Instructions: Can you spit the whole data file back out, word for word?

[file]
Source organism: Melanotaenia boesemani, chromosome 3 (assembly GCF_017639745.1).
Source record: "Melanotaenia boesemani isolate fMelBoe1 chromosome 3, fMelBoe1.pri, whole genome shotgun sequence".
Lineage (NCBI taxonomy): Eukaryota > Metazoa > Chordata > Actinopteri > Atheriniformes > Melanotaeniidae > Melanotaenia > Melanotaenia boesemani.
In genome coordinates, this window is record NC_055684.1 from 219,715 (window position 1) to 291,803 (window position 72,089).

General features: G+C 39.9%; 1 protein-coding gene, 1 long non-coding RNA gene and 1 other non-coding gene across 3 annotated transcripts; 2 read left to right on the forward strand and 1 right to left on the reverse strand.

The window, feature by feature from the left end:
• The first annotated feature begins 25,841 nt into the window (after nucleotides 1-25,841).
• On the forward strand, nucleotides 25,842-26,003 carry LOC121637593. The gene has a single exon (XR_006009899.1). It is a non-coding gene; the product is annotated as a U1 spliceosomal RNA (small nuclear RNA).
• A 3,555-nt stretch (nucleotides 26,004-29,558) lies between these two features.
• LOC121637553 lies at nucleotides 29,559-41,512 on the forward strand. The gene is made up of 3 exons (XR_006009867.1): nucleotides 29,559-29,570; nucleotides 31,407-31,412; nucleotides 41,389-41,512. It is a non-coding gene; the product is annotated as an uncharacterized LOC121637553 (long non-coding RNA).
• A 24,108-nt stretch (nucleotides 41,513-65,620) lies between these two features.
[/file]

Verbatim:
Source organism: Melanotaenia boesemani, chromosome 3 (assembly GCF_017639745.1).
Source record: "Melanotaenia boesemani isolate fMelBoe1 chromosome 3, fMelBoe1.pri, whole genome shotgun sequence".
Lineage (NCBI taxonomy): Eukaryota > Metazoa > Chordata > Actinopteri > Atheriniformes > Melanotaeniidae > Melanotaenia > Melanotaenia boesemani.
In genome coordinates, this window is record NC_055684.1 from 219,715 (window position 1) to 291,803 (window position 72,089).

General features: G+C 39.9%; 1 protein-coding gene, 1 long non-coding RNA gene and 1 other non-coding gene across 3 annotated transcripts; 2 read left to right on the forward strand and 1 right to left on the reverse strand.

The window, feature by feature from the left end:
• The first annotated feature begins 25,841 nt into the window (after nucleotides 1-25,841).
• On the forward strand, nucleotides 25,842-26,003 carry LOC121637593. The gene has a single exon (XR_006009899.1). It is a non-coding gene; the product is annotated as a U1 spliceosomal RNA (small nuclear RNA).
• A 3,555-nt stretch (nucleotides 26,004-29,558) lies between these two features.
• LOC121637553 lies at nucleotides 29,559-41,512 on the forward strand. The gene is made up of 3 exons (XR_006009867.1): nucleotides 29,559-29,570; nucleotides 31,407-31,412; nucleotides 41,389-41,512. It is a non-coding gene; the product is annotated as an uncharacterized LOC121637553 (long non-coding RNA).
• A 24,108-nt stretch (nucleotides 41,513-65,620) lies between these two features.